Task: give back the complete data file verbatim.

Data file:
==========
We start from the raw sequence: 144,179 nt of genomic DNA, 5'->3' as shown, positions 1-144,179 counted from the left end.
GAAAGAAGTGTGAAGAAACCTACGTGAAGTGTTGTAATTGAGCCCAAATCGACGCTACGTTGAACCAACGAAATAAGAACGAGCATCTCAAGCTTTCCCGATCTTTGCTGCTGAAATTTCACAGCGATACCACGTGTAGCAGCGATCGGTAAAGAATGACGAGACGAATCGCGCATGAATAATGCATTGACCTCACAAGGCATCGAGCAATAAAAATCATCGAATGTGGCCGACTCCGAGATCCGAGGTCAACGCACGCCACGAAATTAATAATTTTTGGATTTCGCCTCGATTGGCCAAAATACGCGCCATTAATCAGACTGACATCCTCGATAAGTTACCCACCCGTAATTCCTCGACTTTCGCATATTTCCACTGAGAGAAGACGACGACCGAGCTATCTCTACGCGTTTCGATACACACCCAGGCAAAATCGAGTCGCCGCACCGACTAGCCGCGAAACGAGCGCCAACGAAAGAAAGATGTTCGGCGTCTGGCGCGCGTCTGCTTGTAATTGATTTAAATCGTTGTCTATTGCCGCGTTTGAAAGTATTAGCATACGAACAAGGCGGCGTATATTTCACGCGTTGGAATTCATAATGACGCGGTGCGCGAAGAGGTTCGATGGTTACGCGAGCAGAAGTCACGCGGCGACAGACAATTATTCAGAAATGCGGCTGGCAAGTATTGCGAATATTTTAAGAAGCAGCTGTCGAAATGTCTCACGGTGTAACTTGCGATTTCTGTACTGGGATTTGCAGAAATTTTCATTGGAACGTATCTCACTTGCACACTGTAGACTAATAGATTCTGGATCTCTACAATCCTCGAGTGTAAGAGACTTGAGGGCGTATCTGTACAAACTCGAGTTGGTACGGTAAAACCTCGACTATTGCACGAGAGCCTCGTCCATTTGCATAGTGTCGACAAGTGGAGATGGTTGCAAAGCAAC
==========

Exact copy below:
We start from the raw sequence: 144,179 nt of genomic DNA, 5'->3' as shown, positions 1-144,179 counted from the left end.
GAAAGAAGTGTGAAGAAACCTACGTGAAGTGTTGTAATTGAGCCCAAATCGACGCTACGTTGAACCAACGAAATAAGAACGAGCATCTCAAGCTTTCCCGATCTTTGCTGCTGAAATTTCACAGCGATACCACGTGTAGCAGCGATCGGTAAAGAATGACGAGACGAATCGCGCATGAATAATGCATTGACCTCACAAGGCATCGAGCAATAAAAATCATCGAATGTGGCCGACTCCGAGATCCGAGGTCAACGCACGCCACGAAATTAATAATTTTTGGATTTCGCCTCGATTGGCCAAAATACGCGCCATTAATCAGACTGACATCCTCGATAAGTTACCCACCCGTAATTCCTCGACTTTCGCATATTTCCACTGAGAGAAGACGACGACCGAGCTATCTCTACGCGTTTCGATACACACCCAGGCAAAATCGAGTCGCCGCACCGACTAGCCGCGAAACGAGCGCCAACGAAAGAAAGATGTTCGGCGTCTGGCGCGCGTCTGCTTGTAATTGATTTAAATCGTTGTCTATTGCCGCGTTTGAAAGTATTAGCATACGAACAAGGCGGCGTATATTTCACGCGTTGGAATTCATAATGACGCGGTGCGCGAAGAGGTTCGATGGTTACGCGAGCAGAAGTCACGCGGCGACAGACAATTATTCAGAAATGCGGCTGGCAAGTATTGCGAATATTTTAAGAAGCAGCTGTCGAAATGTCTCACGGTGTAACTTGCGATTTCTGTACTGGGATTTGCAGAAATTTTCATTGGAACGTATCTCACTTGCACACTGTAGACTAATAGATTCTGGATCTCTACAATCCTCGAGTGTAAGAGACTTGAGGGCGTATCTGTACAAACTCGAGTTGGTACGGTAAAACCTCGACTATTGCACGAGAGCCTCGTCCATTTGCATAGTGTCGACAAGTGGAGATGGTTGCAAAGCAAC